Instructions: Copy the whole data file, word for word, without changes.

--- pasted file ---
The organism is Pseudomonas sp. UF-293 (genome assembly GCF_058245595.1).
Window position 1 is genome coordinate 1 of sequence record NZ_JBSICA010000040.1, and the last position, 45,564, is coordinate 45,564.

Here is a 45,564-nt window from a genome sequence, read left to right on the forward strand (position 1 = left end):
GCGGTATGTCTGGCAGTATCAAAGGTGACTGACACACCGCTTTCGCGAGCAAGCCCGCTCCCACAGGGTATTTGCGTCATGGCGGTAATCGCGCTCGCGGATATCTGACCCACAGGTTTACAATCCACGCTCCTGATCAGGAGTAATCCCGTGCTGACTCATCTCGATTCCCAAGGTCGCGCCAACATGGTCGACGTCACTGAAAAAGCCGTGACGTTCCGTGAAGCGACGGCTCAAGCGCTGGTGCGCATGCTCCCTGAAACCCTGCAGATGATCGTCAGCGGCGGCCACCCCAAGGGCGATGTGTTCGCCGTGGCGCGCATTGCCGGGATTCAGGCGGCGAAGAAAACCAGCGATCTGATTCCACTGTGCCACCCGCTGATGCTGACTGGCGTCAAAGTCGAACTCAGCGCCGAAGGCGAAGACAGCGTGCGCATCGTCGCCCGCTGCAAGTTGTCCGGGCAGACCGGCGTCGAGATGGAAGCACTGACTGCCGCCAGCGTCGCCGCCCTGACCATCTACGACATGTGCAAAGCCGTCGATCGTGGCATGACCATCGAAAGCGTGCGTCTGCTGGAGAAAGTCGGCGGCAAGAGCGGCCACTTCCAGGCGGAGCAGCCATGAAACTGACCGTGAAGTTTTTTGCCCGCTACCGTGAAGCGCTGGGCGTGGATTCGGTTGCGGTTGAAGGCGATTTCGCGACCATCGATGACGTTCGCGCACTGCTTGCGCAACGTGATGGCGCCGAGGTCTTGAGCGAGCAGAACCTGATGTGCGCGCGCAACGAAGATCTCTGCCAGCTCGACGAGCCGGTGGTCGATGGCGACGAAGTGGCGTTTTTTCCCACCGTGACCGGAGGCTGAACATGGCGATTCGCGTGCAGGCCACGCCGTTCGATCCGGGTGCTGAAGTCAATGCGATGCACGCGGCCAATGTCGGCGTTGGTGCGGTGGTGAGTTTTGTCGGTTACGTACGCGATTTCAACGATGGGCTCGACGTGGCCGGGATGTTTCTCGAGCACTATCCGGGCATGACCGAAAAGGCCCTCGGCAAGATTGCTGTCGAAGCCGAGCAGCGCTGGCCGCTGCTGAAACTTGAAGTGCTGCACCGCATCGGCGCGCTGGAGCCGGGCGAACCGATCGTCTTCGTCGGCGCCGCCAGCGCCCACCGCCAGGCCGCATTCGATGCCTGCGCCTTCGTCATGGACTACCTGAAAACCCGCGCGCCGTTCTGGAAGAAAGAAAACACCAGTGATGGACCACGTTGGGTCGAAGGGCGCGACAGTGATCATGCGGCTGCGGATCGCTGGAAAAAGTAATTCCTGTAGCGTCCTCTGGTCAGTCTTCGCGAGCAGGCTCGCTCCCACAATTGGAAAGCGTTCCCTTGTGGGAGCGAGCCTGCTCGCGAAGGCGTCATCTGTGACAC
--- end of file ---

The organism is Pseudomonas sp. UF-293 (genome assembly GCF_058245595.1).
Window position 1 is genome coordinate 1 of sequence record NZ_JBSICA010000040.1, and the last position, 45,564, is coordinate 45,564.

Here is a 45,564-nt window from a genome sequence, read left to right on the forward strand (position 1 = left end):
GCGGTATGTCTGGCAGTATCAAAGGTGACTGACACACCGCTTTCGCGAGCAAGCCCGCTCCCACAGGGTATTTGCGTCATGGCGGTAATCGCGCTCGCGGATATCTGACCCACAGGTTTACAATCCACGCTCCTGATCAGGAGTAATCCCGTGCTGACTCATCTCGATTCCCAAGGTCGCGCCAACATGGTCGACGTCACTGAAAAAGCCGTGACGTTCCGTGAAGCGACGGCTCAAGCGCTGGTGCGCATGCTCCCTGAAACCCTGCAGATGATCGTCAGCGGCGGCCACCCCAAGGGCGATGTGTTCGCCGTGGCGCGCATTGCCGGGATTCAGGCGGCGAAGAAAACCAGCGATCTGATTCCACTGTGCCACCCGCTGATGCTGACTGGCGTCAAAGTCGAACTCAGCGCCGAAGGCGAAGACAGCGTGCGCATCGTCGCCCGCTGCAAGTTGTCCGGGCAGACCGGCGTCGAGATGGAAGCACTGACTGCCGCCAGCGTCGCCGCCCTGACCATCTACGACATGTGCAAAGCCGTCGATCGTGGCATGACCATCGAAAGCGTGCGTCTGCTGGAGAAAGTCGGCGGCAAGAGCGGCCACTTCCAGGCGGAGCAGCCATGAAACTGACCGTGAAGTTTTTTGCCCGCTACCGTGAAGCGCTGGGCGTGGATTCGGTTGCGGTTGAAGGCGATTTCGCGACCATCGATGACGTTCGCGCACTGCTTGCGCAACGTGATGGCGCCGAGGTCTTGAGCGAGCAGAACCTGATGTGCGCGCGCAACGAAGATCTCTGCCAGCTCGACGAGCCGGTGGTCGATGGCGACGAAGTGGCGTTTTTTCCCACCGTGACCGGAGGCTGAACATGGCGATTCGCGTGCAGGCCACGCCGTTCGATCCGGGTGCTGAAGTCAATGCGATGCACGCGGCCAATGTCGGCGTTGGTGCGGTGGTGAGTTTTGTCGGTTACGTACGCGATTTCAACGATGGGCTCGACGTGGCCGGGATGTTTCTCGAGCACTATCCGGGCATGACCGAAAAGGCCCTCGGCAAGATTGCTGTCGAAGCCGAGCAGCGCTGGCCGCTGCTGAAACTTGAAGTGCTGCACCGCATCGGCGCGCTGGAGCCGGGCGAACCGATCGTCTTCGTCGGCGCCGCCAGCGCCCACCGCCAGGCCGCATTCGATGCCTGCGCCTTCGTCATGGACTACCTGAAAACCCGCGCGCCGTTCTGGAAGAAAGAAAACACCAGTGATGGACCACGTTGGGTCGAAGGGCGCGACAGTGATCATGCGGCTGCGGATCGCTGGAAAAAGTAATTCCTGTAGCGTCCTCTGGTCAGTCTTCGCGAGCAGGCTCGCTCCCACAATTGGAAAGCGTTCCCTTGTGGGAGCGAGCCTGCTCGCGAAGGCGTCATCTGTGACAC